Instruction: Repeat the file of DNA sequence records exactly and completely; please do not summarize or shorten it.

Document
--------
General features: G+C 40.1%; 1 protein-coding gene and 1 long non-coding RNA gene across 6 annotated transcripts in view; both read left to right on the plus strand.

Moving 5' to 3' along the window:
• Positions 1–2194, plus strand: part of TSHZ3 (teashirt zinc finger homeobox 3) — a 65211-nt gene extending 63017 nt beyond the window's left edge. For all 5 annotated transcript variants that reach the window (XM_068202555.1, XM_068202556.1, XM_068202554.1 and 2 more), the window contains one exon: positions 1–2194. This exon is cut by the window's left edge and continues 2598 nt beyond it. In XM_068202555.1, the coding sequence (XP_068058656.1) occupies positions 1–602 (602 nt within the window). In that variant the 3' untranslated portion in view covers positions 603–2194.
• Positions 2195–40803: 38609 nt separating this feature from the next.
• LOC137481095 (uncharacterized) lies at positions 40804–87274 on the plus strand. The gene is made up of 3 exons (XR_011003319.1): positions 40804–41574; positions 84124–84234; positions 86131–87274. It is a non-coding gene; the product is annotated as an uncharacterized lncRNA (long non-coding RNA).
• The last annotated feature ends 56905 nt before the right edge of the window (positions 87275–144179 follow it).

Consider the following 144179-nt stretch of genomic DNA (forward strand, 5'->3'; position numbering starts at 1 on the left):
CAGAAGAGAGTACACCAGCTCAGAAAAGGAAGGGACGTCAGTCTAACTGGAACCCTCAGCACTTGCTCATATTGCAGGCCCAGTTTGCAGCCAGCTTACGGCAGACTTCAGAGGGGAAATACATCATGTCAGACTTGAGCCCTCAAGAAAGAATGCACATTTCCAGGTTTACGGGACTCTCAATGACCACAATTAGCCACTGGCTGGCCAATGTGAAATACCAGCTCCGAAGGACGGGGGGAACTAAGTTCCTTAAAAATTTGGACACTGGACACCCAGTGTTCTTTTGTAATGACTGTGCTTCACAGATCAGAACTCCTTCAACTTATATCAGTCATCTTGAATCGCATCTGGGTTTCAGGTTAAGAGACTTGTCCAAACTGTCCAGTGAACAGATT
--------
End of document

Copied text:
General features: G+C 40.1%; 1 protein-coding gene and 1 long non-coding RNA gene across 6 annotated transcripts in view; both read left to right on the plus strand.

Moving 5' to 3' along the window:
• Positions 1–2194, plus strand: part of TSHZ3 (teashirt zinc finger homeobox 3) — a 65211-nt gene extending 63017 nt beyond the window's left edge. For all 5 annotated transcript variants that reach the window (XM_068202555.1, XM_068202556.1, XM_068202554.1 and 2 more), the window contains one exon: positions 1–2194. This exon is cut by the window's left edge and continues 2598 nt beyond it. In XM_068202555.1, the coding sequence (XP_068058656.1) occupies positions 1–602 (602 nt within the window). In that variant the 3' untranslated portion in view covers positions 603–2194.
• Positions 2195–40803: 38609 nt separating this feature from the next.
• LOC137481095 (uncharacterized) lies at positions 40804–87274 on the plus strand. The gene is made up of 3 exons (XR_011003319.1): positions 40804–41574; positions 84124–84234; positions 86131–87274. It is a non-coding gene; the product is annotated as an uncharacterized lncRNA (long non-coding RNA).
• The last annotated feature ends 56905 nt before the right edge of the window (positions 87275–144179 follow it).

Consider the following 144179-nt stretch of genomic DNA (forward strand, 5'->3'; position numbering starts at 1 on the left):
CAGAAGAGAGTACACCAGCTCAGAAAAGGAAGGGACGTCAGTCTAACTGGAACCCTCAGCACTTGCTCATATTGCAGGCCCAGTTTGCAGCCAGCTTACGGCAGACTTCAGAGGGGAAATACATCATGTCAGACTTGAGCCCTCAAGAAAGAATGCACATTTCCAGGTTTACGGGACTCTCAATGACCACAATTAGCCACTGGCTGGCCAATGTGAAATACCAGCTCCGAAGGACGGGGGGAACTAAGTTCCTTAAAAATTTGGACACTGGACACCCAGTGTTCTTTTGTAATGACTGTGCTTCACAGATCAGAACTCCTTCAACTTATATCAGTCATCTTGAATCGCATCTGGGTTTCAGGTTAAGAGACTTGTCCAAACTGTCCAGTGAACAGATT